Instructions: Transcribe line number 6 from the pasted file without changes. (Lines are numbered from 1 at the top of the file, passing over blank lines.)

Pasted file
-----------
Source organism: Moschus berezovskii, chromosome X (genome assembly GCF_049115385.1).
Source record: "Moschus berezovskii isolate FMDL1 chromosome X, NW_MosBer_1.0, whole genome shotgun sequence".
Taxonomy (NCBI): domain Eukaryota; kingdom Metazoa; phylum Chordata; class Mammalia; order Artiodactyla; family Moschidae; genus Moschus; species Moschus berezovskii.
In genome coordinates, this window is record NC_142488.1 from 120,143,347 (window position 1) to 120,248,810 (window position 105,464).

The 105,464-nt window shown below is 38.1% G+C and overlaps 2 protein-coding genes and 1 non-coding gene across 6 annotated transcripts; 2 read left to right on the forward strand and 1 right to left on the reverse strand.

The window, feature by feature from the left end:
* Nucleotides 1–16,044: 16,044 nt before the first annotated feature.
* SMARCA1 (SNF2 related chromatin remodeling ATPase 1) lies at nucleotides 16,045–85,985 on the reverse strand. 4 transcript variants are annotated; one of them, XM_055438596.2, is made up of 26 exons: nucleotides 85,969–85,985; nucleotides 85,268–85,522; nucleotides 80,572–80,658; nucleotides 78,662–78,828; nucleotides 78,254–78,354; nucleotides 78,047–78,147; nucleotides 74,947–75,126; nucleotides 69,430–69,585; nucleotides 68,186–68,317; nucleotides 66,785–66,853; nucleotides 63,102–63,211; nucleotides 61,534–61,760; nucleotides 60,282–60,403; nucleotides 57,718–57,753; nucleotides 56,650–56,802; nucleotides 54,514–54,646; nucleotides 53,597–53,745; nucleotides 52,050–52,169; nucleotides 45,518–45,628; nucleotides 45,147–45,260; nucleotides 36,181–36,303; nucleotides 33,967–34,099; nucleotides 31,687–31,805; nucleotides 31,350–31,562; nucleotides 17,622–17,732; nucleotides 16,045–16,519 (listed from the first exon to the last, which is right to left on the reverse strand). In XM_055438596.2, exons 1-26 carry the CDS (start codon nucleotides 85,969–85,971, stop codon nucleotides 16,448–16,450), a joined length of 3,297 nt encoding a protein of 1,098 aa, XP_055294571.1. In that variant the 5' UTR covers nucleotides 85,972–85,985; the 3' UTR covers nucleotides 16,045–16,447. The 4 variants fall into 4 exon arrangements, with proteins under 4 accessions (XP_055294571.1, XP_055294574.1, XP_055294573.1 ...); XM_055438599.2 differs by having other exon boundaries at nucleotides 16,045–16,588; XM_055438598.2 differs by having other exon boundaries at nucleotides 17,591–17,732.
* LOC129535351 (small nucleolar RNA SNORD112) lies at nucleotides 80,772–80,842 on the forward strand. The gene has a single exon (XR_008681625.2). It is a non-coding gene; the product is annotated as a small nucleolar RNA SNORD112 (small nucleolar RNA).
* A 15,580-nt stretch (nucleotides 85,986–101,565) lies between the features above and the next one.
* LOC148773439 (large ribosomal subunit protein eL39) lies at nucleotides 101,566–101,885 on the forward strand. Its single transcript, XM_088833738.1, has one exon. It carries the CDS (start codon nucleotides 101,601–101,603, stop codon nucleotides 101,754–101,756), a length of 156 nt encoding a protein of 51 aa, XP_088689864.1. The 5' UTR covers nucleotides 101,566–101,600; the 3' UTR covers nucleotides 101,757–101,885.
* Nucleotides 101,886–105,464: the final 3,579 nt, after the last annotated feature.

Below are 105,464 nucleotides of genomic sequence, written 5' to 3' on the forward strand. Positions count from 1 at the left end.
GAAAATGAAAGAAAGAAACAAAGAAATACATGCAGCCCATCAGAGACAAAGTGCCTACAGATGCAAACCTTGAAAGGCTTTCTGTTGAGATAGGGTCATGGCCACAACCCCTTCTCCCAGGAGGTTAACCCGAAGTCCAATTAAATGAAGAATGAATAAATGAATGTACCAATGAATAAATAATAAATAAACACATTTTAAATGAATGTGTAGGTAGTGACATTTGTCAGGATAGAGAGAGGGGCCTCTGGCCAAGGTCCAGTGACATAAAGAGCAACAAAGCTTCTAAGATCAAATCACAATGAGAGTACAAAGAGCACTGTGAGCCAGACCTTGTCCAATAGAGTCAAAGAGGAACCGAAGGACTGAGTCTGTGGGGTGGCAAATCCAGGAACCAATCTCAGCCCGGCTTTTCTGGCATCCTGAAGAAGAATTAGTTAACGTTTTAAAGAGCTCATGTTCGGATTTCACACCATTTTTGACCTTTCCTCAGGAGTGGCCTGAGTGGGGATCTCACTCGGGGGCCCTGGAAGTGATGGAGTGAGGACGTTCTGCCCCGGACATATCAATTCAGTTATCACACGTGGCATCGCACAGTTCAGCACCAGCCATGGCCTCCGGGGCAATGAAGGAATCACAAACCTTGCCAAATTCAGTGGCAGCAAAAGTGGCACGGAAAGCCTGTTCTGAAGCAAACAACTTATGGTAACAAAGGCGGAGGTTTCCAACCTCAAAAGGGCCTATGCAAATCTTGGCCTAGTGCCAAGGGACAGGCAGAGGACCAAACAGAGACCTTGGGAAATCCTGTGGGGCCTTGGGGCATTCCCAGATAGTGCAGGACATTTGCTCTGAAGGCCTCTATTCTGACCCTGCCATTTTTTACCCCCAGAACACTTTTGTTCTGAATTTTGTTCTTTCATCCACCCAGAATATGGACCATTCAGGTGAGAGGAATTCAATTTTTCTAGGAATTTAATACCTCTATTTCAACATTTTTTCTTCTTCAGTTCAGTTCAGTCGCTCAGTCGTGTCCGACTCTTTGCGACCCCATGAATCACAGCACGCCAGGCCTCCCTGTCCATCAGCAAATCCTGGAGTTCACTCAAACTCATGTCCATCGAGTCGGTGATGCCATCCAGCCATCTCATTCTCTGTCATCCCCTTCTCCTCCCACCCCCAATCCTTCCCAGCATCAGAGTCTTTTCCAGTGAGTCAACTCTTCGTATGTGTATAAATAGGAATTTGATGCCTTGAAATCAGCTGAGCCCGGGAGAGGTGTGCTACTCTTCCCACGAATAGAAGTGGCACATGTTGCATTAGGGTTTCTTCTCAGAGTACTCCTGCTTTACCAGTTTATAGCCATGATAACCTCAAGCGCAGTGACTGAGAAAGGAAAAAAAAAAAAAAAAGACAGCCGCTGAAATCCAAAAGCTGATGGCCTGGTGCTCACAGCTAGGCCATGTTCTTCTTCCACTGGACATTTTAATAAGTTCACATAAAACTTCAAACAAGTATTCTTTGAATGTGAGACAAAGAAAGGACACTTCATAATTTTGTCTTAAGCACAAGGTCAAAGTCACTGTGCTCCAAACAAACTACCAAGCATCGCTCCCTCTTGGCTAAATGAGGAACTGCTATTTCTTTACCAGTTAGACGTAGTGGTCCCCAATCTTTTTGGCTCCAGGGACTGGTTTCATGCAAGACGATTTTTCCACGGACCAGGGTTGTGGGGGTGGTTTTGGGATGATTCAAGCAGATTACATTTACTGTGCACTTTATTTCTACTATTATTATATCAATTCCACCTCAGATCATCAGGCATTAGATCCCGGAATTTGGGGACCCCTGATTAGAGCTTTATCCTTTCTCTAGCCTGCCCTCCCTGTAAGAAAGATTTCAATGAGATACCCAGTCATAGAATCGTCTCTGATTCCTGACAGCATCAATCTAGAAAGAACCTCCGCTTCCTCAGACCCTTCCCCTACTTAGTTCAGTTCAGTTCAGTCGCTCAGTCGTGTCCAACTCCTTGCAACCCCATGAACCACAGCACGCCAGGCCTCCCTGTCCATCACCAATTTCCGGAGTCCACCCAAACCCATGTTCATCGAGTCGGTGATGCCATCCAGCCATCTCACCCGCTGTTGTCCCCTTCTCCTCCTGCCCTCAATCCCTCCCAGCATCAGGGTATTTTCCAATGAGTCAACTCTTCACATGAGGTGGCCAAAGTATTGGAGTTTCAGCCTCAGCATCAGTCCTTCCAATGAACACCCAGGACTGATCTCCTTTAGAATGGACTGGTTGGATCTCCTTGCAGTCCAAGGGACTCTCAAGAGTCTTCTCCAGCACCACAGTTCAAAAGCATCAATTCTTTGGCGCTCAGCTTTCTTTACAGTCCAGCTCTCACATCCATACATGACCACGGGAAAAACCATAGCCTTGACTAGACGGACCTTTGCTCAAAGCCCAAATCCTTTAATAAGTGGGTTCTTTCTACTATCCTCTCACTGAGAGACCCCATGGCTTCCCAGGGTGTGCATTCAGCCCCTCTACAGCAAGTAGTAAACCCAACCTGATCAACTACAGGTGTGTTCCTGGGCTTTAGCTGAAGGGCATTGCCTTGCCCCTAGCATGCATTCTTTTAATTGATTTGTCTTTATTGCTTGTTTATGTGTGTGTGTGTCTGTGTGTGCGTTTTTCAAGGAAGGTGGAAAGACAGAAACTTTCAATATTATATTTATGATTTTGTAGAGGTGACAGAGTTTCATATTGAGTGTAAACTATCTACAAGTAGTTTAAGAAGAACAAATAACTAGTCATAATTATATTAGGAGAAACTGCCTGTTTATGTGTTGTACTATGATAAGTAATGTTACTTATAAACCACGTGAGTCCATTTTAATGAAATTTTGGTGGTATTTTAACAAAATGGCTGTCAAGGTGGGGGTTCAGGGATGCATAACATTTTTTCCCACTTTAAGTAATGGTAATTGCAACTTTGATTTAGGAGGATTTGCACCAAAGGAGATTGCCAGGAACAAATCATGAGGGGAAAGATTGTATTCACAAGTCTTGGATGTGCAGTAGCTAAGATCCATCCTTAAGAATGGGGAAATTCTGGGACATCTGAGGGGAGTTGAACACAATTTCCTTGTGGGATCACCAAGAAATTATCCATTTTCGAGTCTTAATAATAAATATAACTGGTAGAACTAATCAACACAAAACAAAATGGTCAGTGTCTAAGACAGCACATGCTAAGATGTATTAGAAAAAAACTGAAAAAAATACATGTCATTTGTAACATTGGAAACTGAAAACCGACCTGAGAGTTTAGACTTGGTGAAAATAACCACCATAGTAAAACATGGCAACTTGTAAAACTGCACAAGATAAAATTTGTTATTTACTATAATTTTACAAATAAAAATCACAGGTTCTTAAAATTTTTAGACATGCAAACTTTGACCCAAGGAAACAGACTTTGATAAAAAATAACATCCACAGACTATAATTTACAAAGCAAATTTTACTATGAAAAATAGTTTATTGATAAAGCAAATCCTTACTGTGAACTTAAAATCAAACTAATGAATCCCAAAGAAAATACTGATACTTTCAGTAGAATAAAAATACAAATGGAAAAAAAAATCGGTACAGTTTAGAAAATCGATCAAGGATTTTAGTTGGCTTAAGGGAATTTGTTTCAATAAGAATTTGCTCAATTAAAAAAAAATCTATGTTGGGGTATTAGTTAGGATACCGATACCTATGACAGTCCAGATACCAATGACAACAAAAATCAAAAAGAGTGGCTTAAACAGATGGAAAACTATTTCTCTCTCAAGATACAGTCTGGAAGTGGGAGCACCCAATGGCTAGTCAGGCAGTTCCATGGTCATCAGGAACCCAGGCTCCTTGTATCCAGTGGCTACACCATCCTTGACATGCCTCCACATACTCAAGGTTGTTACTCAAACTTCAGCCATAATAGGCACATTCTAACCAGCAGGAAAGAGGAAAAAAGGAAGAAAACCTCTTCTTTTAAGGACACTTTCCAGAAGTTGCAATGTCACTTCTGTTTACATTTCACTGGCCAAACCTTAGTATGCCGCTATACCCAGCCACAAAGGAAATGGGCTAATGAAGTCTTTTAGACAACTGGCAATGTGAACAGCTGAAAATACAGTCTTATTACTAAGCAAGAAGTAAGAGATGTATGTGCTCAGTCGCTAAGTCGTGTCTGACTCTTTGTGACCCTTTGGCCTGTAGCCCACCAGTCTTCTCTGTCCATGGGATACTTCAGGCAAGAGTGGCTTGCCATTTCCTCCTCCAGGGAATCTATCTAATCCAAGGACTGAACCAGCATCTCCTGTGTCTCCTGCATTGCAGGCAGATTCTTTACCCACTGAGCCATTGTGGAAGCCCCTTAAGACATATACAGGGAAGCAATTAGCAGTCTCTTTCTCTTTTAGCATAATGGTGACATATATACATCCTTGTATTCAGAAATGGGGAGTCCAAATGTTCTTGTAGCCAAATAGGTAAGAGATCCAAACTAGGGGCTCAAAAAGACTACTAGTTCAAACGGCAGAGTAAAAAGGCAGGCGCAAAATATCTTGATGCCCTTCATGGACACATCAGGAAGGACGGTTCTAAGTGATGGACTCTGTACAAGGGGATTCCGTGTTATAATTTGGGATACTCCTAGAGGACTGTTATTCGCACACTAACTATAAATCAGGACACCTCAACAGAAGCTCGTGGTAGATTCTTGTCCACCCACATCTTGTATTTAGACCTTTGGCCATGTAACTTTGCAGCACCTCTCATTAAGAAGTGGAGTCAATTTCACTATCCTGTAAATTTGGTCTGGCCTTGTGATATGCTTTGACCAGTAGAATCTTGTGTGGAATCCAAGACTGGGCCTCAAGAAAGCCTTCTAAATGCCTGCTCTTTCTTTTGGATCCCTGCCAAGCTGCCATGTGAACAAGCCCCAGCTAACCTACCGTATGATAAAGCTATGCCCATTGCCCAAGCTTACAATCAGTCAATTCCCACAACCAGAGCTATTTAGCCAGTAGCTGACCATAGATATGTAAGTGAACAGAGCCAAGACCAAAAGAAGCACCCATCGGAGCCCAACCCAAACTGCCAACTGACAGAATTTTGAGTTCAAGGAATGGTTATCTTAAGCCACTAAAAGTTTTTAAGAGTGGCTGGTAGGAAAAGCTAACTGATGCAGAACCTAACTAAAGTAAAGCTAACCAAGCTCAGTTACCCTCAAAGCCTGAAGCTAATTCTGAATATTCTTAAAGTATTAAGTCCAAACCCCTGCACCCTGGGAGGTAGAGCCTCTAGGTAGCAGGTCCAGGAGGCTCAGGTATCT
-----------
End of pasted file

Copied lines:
The window, feature by feature from the left end: